SFWMD Governing Board fallout: The fight has just begun
I want to personally thank everyone who showed up to speak to the South Florida Water Management District (SFWMD) Governing Board meeting at Florida Gulf Coast University (FGCU), and those who wrote letters on behalf of our river and estuary last week as water managers met at FGCU to discuss water flow to the Caloosahatchee.
Although the vote did not support our request, I cannot over emphasize how important it was that the board had a chance to see the faces and hear from the people whose lives and businesses are affected by the condition of our river and estuary.
Our work has just begun! The 4-4 vote failed to support our request for an minimum flow and level for the river (MFL), but be assured that your presence and commitment in speaking up for our resources will be remembered each month as we petition the district to supply a minimum flow of water to the Caloosahatchee estuary. It has also provided the ammunition we will need in demanding that any cut back in water supply be spread between all users and not just imposed upon the Caloosahatchee, as has been their protocol in the past.
We expect the fight for water to be extraordinary this dry season because it is projected to be the driest in 50 years due to a La Nina weather condition. So your presence and support at the meeting was critical and we encourage you to stay involved with letters and emails in the months ahead as this issue continues to be at the center of water management decisions for south Florida.
This issue is about getting the water right by setting the right target flows to support the ecological function of the estuary and prevent harmful algal blooms. It is the unique responsibility of the SFWMD to provide water for and protect natural systems and now is the time for them to step up. Commit to continuing your support to get this done.
• Fight to improve water quality — Compounding the flow issues we face in the Caloosahatchee and estuary are water quality battles brewing with significant implications for our region’s waters.
• Numeric nutrient standards — Last Friday, three of Florida’s elected cabinet members, Governor-elect Scott, Agricultural Commissioner-elect Putnam and Attorney General-elect Bondi joined five incoming Florida legislators to petition EPA to delay finalizing numeric nutrient standards for Florida’s freshwaters, including rivers, lakes and streams. Despite our support and advocacy encouraging EPA to move forward, Monday they announced a 15-month delay in implementation.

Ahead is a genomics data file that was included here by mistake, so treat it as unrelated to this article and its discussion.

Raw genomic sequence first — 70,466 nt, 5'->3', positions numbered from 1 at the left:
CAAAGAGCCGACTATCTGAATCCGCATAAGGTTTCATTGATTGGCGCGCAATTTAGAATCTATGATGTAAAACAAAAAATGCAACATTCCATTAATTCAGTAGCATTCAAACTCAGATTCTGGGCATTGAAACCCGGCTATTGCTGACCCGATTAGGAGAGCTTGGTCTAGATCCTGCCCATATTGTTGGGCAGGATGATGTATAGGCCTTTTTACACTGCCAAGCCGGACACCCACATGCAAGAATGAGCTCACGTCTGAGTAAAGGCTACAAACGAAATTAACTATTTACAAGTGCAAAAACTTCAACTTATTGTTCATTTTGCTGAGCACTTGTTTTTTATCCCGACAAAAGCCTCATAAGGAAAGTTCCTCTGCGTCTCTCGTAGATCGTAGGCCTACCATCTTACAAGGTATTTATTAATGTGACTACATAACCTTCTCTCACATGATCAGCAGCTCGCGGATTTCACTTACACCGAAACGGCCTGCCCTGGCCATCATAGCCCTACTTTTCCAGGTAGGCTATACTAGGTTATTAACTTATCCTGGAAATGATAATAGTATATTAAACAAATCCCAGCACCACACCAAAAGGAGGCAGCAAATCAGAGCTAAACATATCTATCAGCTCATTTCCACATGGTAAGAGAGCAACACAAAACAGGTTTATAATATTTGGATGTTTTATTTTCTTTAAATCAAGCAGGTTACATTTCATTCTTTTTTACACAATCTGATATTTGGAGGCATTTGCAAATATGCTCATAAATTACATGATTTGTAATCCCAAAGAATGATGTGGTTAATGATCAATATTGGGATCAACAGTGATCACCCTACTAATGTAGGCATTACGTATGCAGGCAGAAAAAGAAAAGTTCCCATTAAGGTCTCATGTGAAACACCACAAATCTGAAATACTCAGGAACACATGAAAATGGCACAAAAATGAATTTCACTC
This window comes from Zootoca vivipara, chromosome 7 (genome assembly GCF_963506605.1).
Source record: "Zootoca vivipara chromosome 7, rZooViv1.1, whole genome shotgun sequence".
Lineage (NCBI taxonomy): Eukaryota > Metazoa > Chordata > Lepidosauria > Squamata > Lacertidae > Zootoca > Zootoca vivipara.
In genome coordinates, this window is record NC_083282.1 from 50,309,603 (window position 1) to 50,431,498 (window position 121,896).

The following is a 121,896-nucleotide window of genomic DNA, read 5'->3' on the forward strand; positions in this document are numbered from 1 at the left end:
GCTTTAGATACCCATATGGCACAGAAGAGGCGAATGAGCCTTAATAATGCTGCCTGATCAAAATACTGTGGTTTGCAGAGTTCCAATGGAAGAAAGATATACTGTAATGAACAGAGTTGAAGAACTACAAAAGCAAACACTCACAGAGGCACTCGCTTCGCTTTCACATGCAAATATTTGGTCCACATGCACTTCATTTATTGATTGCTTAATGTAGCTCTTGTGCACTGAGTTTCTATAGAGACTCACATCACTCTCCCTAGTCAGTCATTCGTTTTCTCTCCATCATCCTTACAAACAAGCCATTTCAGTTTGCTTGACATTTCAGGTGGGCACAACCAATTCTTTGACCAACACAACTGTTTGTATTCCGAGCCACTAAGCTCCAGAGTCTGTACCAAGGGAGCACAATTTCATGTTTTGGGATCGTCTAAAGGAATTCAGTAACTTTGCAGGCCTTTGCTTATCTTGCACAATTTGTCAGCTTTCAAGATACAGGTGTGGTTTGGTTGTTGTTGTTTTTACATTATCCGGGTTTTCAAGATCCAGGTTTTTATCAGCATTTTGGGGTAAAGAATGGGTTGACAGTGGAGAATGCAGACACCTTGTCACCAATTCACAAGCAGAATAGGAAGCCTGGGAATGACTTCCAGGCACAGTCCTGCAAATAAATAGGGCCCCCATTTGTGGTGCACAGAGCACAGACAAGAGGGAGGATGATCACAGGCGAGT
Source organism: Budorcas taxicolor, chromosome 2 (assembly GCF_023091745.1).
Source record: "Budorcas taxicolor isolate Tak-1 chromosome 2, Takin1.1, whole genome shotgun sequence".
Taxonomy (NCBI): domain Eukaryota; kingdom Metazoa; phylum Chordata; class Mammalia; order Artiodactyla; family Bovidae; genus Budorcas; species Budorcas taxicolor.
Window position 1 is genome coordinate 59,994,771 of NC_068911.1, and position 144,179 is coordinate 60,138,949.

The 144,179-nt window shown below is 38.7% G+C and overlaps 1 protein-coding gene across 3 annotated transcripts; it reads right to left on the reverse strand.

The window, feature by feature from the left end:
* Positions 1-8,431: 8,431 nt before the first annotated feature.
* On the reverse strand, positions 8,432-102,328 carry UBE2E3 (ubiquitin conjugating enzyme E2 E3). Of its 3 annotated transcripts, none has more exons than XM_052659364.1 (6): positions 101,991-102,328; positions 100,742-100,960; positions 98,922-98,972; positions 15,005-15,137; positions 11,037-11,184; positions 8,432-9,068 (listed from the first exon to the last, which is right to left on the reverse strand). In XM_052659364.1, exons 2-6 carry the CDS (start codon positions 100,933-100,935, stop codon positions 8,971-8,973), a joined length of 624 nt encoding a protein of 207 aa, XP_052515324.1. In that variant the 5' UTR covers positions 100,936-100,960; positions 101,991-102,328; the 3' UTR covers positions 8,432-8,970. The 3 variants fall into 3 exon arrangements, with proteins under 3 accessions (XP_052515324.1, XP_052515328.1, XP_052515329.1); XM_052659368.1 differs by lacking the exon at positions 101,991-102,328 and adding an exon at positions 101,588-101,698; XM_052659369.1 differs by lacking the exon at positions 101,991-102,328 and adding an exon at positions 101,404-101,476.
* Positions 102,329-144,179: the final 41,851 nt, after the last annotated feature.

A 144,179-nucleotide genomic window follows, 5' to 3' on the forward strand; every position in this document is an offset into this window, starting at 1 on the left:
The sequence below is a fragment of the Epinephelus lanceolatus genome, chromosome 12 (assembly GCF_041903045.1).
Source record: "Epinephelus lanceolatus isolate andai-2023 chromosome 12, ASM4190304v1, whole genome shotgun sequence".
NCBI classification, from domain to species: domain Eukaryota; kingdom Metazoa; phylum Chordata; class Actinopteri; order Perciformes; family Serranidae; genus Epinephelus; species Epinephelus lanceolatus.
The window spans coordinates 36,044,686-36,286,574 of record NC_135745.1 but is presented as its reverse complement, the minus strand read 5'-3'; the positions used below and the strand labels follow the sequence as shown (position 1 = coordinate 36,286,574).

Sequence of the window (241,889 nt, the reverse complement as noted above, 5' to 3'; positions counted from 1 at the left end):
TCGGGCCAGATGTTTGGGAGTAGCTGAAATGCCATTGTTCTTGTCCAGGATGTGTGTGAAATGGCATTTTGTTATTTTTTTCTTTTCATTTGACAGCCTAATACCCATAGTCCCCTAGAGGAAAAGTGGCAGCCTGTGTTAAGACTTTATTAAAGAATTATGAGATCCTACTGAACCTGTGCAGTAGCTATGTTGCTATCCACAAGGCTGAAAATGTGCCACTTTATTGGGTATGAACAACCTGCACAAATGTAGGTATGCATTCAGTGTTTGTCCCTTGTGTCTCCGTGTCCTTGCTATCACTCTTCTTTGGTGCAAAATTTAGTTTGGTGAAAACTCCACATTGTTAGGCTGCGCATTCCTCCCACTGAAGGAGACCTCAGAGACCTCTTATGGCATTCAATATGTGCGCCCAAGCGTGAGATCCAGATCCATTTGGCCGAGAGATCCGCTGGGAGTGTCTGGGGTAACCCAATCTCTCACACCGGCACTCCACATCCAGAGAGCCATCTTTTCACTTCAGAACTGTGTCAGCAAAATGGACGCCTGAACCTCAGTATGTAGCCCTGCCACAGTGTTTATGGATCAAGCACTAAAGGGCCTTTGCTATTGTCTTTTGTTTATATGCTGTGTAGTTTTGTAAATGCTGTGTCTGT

The rule would, for the first time, establish standards for nutrient pollution and require sources, including wastewater treatment facilities, septic tanks and runoff from urban and agricultural areas be identified and cleaned up. In their objection Florida’s elected officials cite concerns that it will be too costly and set back Florida’s economic recovery. On the contrary, Florida’s economy is dependent on tourism which is directly linked to a healthy water quality.
While we believe that getting nutrient criteria is a huge step forward, we are disappointed that EPA approved a 15-month delay in implementation of the standards and has allowed waivers to the standards — known as Site Specific Alternative Criteria (SACs) – that allow applications for waivers to the standards.
One thing is certain: Delay will only cause conditions to continue to decline and the costs of cleanup to rise.
For more information on EPA’s rule on numeric nutrient criteria for rivers, lakes and streams, visit http://water.epa.gov/lawsregs/rulesregs/upload/floridaprepub.pdf.
• Rollback of septic tank monitoring legislation — Adding to the theme that cleaning up water is too expensive there is legislation being drafted to repeal the septic tank inspection and maintenance program that was passed as part of Senate Bill 550 last year.
SCCF worked hard to get this legislation included in the omnibus water bill which is especially important to water quality in Lee County where septic tanks are densely located in close proximity to ground and surface waters and contribute to nutrient pollution of our waterways.
The legislation required that septic tanks be inspected every five years and repaired if needed. It is not asking too much that we take responsibility to keep septic tanks in working order to protect water resources. The costs to prevent water pollution are minimal compared to the costs associated with cleaning up our rivers and estuaries.
It will take all of us working together to educate our elected officials about water quality. Clean water is our collective responsibility. It is NOT a partisan issue — it is an economic, health, welfare and quality of life issue. Our economy is enhanced and dependent upon clean water. Speak up, demand our right to clean and safe waters.
• Caloosahatchee nomination for Most Endangered River — With all these issues affecting the water quality our river and estuary SCCF is glad to join the Caloosahatchee River Citizens Association in support of the Conservancy of Southwest Florida’s recent nomination of the Caloosahatchee as one of Americas Most Endangered Rivers.